Cancer Biopsy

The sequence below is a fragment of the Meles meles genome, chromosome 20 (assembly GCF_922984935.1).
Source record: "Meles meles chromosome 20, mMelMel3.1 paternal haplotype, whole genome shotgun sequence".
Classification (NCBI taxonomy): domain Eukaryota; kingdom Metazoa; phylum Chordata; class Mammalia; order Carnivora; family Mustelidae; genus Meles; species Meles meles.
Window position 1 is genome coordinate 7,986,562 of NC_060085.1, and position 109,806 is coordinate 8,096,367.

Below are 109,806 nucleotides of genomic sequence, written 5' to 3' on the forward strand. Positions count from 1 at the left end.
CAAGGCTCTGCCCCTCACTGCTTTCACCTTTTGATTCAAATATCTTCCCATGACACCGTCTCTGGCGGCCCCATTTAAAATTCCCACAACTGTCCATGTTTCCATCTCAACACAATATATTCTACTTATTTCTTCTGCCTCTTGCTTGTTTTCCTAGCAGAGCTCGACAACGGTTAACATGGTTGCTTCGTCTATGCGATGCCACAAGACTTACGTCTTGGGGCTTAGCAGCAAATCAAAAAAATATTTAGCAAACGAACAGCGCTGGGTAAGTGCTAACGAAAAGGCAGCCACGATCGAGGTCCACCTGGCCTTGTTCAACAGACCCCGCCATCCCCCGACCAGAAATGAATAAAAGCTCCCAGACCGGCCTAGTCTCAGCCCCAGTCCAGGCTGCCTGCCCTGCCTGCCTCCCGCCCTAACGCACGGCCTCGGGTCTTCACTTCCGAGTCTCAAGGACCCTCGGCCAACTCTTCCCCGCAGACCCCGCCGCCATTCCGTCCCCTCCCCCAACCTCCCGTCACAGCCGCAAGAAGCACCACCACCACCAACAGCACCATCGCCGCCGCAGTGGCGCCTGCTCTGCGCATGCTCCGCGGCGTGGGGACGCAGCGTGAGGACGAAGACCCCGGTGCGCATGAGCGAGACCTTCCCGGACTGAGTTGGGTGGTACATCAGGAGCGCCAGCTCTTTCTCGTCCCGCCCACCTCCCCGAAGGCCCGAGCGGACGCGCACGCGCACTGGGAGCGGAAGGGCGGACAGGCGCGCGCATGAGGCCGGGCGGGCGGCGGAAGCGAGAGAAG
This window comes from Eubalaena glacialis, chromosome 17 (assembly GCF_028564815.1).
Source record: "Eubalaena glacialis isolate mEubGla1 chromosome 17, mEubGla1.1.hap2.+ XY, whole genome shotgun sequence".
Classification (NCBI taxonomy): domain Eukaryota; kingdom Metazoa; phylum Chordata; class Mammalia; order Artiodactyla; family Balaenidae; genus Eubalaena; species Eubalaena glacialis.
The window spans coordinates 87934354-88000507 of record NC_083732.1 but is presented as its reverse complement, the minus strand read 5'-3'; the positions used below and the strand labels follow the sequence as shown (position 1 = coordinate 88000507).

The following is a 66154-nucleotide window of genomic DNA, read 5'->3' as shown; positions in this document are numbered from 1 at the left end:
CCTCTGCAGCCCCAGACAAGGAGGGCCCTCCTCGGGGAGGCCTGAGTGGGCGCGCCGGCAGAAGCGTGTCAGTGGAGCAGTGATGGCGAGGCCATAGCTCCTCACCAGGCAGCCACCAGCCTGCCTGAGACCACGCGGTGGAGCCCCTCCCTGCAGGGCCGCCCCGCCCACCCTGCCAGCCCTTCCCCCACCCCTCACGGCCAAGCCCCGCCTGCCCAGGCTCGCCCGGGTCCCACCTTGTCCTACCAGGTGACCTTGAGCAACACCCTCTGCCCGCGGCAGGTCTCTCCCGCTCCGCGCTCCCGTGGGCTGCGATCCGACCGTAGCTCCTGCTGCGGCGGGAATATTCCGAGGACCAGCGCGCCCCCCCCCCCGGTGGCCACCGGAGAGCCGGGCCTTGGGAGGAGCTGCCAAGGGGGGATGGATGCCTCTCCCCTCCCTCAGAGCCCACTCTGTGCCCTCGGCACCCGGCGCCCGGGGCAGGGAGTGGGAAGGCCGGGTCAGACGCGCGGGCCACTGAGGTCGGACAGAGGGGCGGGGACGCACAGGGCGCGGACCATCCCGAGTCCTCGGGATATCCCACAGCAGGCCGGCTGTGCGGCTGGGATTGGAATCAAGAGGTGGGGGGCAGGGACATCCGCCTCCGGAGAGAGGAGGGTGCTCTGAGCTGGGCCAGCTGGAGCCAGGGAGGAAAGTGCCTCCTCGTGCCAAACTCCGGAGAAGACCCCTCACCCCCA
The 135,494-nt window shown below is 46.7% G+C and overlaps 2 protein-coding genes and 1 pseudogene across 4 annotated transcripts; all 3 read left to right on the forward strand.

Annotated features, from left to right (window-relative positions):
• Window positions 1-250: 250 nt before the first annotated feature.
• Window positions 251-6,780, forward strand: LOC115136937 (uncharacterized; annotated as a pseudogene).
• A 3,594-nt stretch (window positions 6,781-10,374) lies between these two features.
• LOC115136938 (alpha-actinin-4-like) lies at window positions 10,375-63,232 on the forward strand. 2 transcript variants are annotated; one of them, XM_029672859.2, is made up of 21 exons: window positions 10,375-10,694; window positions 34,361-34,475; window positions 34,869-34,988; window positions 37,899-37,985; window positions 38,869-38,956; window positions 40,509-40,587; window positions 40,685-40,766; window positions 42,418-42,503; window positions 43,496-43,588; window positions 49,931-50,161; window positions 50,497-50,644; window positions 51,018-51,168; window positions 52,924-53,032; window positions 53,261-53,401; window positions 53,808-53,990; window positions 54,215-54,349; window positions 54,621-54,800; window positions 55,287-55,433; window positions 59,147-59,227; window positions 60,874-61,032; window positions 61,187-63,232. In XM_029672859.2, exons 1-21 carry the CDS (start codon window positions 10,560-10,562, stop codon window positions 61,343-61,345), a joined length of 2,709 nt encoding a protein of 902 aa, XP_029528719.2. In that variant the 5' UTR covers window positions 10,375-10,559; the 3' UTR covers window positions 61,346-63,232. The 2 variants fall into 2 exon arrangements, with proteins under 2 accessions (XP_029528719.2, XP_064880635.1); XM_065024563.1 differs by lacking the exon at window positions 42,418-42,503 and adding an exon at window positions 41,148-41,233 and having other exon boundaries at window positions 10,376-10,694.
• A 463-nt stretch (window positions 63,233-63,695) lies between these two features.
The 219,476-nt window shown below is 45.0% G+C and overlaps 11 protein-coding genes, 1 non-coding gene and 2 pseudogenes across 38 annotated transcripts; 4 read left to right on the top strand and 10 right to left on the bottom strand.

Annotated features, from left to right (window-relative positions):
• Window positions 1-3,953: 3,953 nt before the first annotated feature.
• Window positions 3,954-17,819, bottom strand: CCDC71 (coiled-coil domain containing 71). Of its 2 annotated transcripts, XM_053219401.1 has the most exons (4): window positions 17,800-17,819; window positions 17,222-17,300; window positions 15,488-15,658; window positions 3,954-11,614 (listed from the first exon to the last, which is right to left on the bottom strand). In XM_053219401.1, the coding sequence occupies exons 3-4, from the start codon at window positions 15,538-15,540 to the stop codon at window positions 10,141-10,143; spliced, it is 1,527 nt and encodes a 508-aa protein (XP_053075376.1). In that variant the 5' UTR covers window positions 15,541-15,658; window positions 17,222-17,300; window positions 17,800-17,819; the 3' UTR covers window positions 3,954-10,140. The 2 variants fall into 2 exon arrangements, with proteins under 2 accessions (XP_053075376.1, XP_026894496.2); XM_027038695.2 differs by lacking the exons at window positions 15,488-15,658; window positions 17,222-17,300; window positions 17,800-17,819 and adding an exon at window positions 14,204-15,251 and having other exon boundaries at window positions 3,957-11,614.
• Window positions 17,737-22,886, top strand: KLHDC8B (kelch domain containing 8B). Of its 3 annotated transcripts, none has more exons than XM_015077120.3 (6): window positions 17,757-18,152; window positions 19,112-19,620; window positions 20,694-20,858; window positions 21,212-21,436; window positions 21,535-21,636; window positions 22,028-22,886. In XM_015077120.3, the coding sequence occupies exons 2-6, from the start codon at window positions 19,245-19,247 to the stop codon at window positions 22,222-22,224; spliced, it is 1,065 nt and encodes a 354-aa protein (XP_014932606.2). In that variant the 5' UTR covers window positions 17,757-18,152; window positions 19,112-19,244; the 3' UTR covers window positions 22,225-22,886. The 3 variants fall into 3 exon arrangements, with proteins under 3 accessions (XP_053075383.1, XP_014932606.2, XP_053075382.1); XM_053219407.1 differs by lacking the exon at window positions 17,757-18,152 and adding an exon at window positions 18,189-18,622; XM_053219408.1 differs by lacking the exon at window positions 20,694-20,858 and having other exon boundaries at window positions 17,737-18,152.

Biopsy is the removal of small amount of tissue or sample of cells from your body for examination under a microscope. Other diagnostic techniques can suggest that cancer is present, but only a biopsy can make a definite diagnosis. The removal of entire lump or suspicious area is called an excisional biopsy. A larger needle with a cutting tip is used to draw a column of tissue out of a suspicious area is called core needle biopsy. In Vacuum-assisted biopsy, the suction device is used to collect the sample which increases the amount of fluid and cell that is extracted through the needle. Endoscopic biopsy is most often used in gastric cancers to remove the tissues for examination. The removal of small amount of solid tissue from a bone marrow using a needle is called bone marrow biopsy. This method is used to find out if a person has a blood cancer. Blood cancers include leukemia, lymphoma, or multiple myeloma. The combination of an imaging procedure such as X-ray, computerized tomography (CT), magnetic resonance imaging (MRI) or ultrasound with a needle biopsy is known as Image-guided biopsy.